The Office of the Director of National Intelligence released the 2019 National Intelligence Strategy on Tuesday afternoon. The full document is below.
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Below is the declassified summary of the 2018 National Defense Strategy:
In a series of tweets on New Year’s Eve, President Donald Trump expressed strong support for Iranians protesting against their autocratic regime. He added that the United States would be “watching very closely for human rights violations!” The president’s pronouncements have been valuable in emphasizing the importance of human rights in Iran.
Dueling high level strategy documents in both the United States and China portend an intensifying competition for leadership and influence at the global systemic level. The coming years are likely to see a deepening contest in the diplomatic, economic, cyber, and information domains, even as the risks of major war remain low. Although the U.S. strategy has garnered considerable scrutiny, less attention has been paid to the directives outlined in key official Chinese strategy documents.
The White House outlined it's national security strategy in a document on Monday. At 2:00 p.m. EST, the president will deliver remarks on the strategy.
The White House released the following National Security Strategy document on Monday, Dec. 18.
Two broad themes emerge when viewing 20th century national security history through a military capability lens: (1) Deterrence works and (2) Competitors adapt. This second phenomenon requires that the US and its allies adapt as well.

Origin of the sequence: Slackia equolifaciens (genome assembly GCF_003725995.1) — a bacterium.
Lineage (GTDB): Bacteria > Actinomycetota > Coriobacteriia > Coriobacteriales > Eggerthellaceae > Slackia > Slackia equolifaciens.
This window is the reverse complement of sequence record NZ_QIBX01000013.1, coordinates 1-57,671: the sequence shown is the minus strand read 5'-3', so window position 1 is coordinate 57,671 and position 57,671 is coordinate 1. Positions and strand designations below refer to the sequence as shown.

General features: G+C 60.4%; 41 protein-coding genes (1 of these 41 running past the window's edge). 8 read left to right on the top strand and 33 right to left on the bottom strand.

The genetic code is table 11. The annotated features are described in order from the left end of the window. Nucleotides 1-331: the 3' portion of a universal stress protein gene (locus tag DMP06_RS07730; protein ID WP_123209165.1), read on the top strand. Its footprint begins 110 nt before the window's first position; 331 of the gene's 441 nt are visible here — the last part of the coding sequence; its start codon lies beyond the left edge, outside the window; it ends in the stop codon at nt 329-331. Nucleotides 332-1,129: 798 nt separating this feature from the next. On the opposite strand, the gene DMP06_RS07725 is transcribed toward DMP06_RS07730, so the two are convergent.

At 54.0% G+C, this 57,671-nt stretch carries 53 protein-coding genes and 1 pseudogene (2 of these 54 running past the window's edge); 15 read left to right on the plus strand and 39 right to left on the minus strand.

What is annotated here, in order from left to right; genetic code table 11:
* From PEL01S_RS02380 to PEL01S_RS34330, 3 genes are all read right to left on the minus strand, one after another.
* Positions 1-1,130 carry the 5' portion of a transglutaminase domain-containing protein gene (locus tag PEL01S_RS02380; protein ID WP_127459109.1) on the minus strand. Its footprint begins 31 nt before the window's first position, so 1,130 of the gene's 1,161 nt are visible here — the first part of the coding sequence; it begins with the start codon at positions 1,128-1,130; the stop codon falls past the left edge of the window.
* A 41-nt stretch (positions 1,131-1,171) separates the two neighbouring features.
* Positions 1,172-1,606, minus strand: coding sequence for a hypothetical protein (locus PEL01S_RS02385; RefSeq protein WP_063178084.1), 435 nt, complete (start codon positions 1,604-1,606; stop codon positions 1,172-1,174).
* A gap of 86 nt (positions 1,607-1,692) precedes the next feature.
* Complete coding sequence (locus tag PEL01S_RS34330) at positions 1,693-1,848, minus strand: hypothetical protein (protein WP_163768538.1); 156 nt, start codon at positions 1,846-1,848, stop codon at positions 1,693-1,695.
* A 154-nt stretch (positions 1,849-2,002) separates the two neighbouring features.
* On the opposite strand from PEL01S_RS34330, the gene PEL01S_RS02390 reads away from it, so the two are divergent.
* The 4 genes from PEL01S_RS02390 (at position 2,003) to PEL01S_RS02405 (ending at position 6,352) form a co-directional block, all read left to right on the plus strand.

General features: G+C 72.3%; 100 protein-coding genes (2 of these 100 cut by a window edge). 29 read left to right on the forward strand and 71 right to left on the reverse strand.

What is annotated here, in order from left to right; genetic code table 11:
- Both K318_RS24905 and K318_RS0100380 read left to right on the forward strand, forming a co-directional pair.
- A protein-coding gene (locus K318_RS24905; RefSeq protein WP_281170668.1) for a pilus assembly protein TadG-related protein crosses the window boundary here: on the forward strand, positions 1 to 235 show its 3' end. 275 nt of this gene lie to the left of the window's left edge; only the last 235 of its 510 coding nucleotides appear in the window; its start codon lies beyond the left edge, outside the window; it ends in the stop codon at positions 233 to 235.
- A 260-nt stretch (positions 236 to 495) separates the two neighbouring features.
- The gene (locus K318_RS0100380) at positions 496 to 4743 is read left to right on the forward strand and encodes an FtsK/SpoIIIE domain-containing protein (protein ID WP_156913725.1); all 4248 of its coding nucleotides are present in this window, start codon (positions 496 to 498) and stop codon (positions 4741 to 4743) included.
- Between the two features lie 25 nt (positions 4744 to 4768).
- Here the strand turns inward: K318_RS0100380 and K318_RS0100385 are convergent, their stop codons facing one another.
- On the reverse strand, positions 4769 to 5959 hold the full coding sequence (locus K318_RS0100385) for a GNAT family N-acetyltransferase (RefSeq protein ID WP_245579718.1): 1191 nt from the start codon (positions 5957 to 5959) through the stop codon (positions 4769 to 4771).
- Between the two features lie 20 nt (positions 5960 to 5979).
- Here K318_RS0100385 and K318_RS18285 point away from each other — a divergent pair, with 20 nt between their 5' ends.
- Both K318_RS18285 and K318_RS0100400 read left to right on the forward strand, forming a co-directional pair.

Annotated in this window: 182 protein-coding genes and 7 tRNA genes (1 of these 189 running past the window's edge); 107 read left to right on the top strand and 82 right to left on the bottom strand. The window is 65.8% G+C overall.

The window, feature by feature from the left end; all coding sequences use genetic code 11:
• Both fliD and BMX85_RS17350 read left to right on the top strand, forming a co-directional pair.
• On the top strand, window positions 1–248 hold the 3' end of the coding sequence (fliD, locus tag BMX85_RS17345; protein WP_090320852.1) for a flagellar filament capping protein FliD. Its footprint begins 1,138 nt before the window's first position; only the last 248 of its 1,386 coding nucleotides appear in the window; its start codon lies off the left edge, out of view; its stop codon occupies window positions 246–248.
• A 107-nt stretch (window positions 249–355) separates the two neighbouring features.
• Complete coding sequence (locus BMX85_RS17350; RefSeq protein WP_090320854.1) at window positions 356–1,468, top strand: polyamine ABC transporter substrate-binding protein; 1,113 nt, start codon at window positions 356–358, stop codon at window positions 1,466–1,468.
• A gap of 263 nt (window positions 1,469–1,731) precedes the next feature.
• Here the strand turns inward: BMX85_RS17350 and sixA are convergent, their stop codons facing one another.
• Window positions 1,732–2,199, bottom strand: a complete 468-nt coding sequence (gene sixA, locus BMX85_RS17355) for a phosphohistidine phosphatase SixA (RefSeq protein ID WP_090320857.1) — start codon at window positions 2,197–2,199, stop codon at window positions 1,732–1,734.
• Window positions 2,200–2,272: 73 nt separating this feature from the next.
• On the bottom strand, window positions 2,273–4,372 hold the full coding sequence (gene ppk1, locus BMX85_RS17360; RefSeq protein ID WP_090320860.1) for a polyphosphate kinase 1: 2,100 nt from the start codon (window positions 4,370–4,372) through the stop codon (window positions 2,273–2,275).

In an event yesterday at the Council on Foreign Relations, Speaker Paul Ryan (R-WI) released the House Republican's 2016 national security strategy.
In the eyes of the DC foreign policy establishment, issuing threats without any intention to back them up with action is a cardinal sin. Bluffing, the thinking along think tank row goes, dangerously undermines U.S. credibility abroad. As Vice President Joe Biden succinctly put it, “big powers don’t bluff.” While this pillar of presidential policymaking is often presented as a truism, it is not as uncontroversial as it may seem.
Editor's Note: Most national security bureaucracies regularly go through time-consuming reviews and strategic planning exercises. Are these efforts valuable? Jordan Tama of American University argues that they are – at least some of the time and under select conditions. Reviews can change policy when an external crisis or failure challenges existing policy and when the president or other senior leaders are directly involved. In addition, they can help bureaucracies achieve buy-in and otherwise sort themselves out.